Bean SproutsSalad with Egg Garnish
Most importantly, do not try this salad with canned or ersatz beansprouts!
Most of us recognize bean sprouts from trips toChinese grocery stores or the local supermarket. These are sprouts of Mung Bean, a typeof small green bean. Joyce Chen, the source of much ofour household wisdom when it comes to Chinese cooking, specifies usingfresh bean sprouts, writing in the Joyce Chen CookBook: “If you compare . . ., you will know why I do not recommendthe canned bean sprouts.”: She was so opposed to resorting to thecanned version, sherecommended shredding the white thick part of lettuce as a substitute ratherthan resorting to canned sprouts.
In the dish below, be sureto have fresh sprouts handy. Ersatz sprouts are okayin small amounts, but bits of shredded lettuce will not do when you arecontemplating a salad calling for a pound of sprouts. (If you would likedirections for growing bean sprouts at home, just email the editor of this siteby clicking on the @ symbol — see the bottom, left-hand corner of thispage. A flower pot and some seeds will set you up rather well.)
Two other basic oriental ingredients are used in this recipe — soysauce and sesame oil. Soy sauce is readily available. Brandsvary and subtleties abound. We recommend using your favorite soy sauce, even alow-sodium version if you are limiting salt intake
Sesame Seed Oil is light, golden brown, made of toasted white sesameseeds. It is used like salad oil, not for cooking, since this oil burnsmore easily than others available to most cooks. Beware: there is a variationof Sesame Seed Oil designated as Hot Sesame Oil, which is zipped up withhot, red pepper seeds. It is not suitable for the delicate nature of beansprout salad. Both oils are handy to have in your pantry, analogous tosweet and hot paprika..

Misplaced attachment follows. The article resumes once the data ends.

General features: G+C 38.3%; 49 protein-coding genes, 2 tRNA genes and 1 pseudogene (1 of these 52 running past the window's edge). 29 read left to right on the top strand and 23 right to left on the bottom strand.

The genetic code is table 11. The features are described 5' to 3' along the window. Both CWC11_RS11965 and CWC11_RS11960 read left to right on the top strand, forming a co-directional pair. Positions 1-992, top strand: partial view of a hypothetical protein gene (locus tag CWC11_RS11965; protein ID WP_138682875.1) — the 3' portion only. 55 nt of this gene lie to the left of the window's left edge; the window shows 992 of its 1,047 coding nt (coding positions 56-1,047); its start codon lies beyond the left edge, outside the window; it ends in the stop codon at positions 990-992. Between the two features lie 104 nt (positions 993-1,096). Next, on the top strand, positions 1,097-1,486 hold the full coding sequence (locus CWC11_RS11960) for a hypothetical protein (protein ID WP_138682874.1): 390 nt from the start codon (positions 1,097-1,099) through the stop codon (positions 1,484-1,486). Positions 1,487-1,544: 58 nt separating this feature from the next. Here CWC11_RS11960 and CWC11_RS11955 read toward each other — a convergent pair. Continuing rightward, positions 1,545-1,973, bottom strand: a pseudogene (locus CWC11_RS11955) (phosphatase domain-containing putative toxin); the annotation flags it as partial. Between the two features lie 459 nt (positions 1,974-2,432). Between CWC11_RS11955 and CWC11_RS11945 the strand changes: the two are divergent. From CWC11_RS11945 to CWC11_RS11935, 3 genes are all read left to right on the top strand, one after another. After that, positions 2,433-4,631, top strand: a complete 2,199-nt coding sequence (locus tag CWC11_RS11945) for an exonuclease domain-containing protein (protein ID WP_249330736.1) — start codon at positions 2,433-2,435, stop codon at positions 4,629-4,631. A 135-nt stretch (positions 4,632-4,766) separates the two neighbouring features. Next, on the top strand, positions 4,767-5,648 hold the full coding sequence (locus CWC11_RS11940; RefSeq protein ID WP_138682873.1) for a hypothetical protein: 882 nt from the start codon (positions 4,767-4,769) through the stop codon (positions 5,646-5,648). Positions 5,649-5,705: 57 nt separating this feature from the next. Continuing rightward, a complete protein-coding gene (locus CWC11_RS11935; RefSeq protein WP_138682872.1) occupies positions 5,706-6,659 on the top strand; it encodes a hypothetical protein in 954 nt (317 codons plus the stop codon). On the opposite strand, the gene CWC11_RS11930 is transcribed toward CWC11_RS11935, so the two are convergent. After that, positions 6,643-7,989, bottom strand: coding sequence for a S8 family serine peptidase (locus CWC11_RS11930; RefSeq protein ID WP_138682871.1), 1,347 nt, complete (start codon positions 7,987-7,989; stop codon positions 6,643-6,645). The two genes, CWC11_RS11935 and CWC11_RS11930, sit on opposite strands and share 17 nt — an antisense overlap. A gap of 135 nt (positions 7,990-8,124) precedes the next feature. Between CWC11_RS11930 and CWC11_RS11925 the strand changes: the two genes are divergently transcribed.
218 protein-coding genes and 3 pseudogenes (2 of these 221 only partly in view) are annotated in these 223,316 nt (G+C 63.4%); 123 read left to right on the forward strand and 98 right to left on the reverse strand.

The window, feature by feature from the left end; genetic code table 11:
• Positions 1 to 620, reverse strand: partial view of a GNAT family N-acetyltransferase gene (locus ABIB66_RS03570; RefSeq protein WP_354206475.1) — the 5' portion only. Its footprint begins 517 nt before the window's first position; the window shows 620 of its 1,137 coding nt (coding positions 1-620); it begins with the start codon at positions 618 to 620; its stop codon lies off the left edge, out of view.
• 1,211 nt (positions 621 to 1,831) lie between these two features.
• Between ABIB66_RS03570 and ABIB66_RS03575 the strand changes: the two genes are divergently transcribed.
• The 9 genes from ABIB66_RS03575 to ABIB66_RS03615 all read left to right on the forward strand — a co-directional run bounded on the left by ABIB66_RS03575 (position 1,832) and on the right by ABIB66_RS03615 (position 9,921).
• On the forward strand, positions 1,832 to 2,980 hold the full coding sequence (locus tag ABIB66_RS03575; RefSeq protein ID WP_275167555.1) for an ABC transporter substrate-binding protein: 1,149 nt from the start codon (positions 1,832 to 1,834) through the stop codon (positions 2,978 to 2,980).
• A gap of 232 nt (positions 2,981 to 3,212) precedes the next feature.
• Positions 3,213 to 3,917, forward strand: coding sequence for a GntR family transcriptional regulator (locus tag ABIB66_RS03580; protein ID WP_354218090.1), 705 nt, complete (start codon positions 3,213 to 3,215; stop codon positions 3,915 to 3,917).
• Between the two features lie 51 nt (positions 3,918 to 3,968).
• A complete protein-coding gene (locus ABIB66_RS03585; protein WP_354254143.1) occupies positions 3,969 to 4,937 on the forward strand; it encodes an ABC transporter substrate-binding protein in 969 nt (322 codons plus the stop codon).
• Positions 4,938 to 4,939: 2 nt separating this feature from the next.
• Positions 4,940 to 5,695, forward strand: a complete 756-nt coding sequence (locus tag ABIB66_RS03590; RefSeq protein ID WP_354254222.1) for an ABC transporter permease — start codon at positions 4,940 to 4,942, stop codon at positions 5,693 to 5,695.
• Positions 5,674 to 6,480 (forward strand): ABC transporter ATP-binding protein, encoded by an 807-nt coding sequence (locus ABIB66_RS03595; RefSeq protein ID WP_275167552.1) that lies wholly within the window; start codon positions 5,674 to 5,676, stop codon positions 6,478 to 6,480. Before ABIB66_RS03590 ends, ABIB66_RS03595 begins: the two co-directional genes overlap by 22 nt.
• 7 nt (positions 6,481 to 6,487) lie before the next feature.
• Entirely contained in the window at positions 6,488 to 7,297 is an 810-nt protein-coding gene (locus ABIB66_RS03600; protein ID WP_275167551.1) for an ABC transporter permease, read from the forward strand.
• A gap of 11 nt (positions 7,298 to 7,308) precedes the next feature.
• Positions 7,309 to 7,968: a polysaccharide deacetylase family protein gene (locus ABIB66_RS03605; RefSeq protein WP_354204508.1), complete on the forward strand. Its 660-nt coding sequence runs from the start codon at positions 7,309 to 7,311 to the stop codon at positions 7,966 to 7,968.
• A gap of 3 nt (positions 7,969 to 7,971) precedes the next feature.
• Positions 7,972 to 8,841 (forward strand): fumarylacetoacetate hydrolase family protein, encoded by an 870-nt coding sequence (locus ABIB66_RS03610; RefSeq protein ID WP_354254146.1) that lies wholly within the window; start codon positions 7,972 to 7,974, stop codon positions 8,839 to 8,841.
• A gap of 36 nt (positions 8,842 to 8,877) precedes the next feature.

BEANSPROUTS SALAD with EGG GARNISH
1 pound raw beansprouts
The original recipefrom Joyce Chen recommends putting the drained bean sprouts in a large saladbowl and add the egg garnish on the top. Cover and store in refrigerator untilready to serve. When it is time to serve, mix in the soy sauce mixture. I do this differently. Prepare,quick cook, drain and chill, the bean sprouts and put them in the refrigerator. Then, just before ready to serve, quickly cook the egg garnish; cut intostrips.
Prepare the egg garnish
½ teaspoon salt
½ teaspoon dry sherry
2 teaspoons oil*
Beat eggs with saltand dry sherry. (Omit the M.S. G.,which was included in the original sixties version of this salad; do not beafraid to add one-half teaspoon salt.)
Put 1 teaspoon oil in hot skillet over medium heat. Spread it evenly with a small piece of kitchen paper towel. Pour in half of beaten egg, tipping skillet around so a thin layer barelycovers the bottom. Cook until the edge is lightly browned and lifts out of thebottom (less than a minute). Removeto cutting board. Cut into foureven strips. Pile the strips intolayers and cut into very fine slivers. Usingthe remaining oil, cook the rest of the eg in the same way. This makes a nice garnish for salads, soups, and other dishes.
*If the skillet is not wellseasoned and the egg mixture sticks to the bottom, use a little more oil; buttoo much oil will not make a thin layer.
2 tablespoons soy sauce
1 teaspoon sesame seed oil
Mix soy sauce andsesame seed in a bowl and set aside.**
(In my house, we keep a small bottle of dressing at the ready and can have thisdressing at a moment’s notice. Of course, mixing the twoingredients, the soy sauce and oil, is a no-brainer, even at the lastminute, but, since I prefer to pass this dressing separately to eachdiner, I like having an attractive, small flask at hand.)
Serving the salad:
Serve by providingeach guest with a small bowl of well chilled sprouts, pass the dressing, beingsure to recommend using a very small amount, then pass the garnish foreach to choose (or not) a few strips to add to the salad.
This recipe has been kitchen tested.
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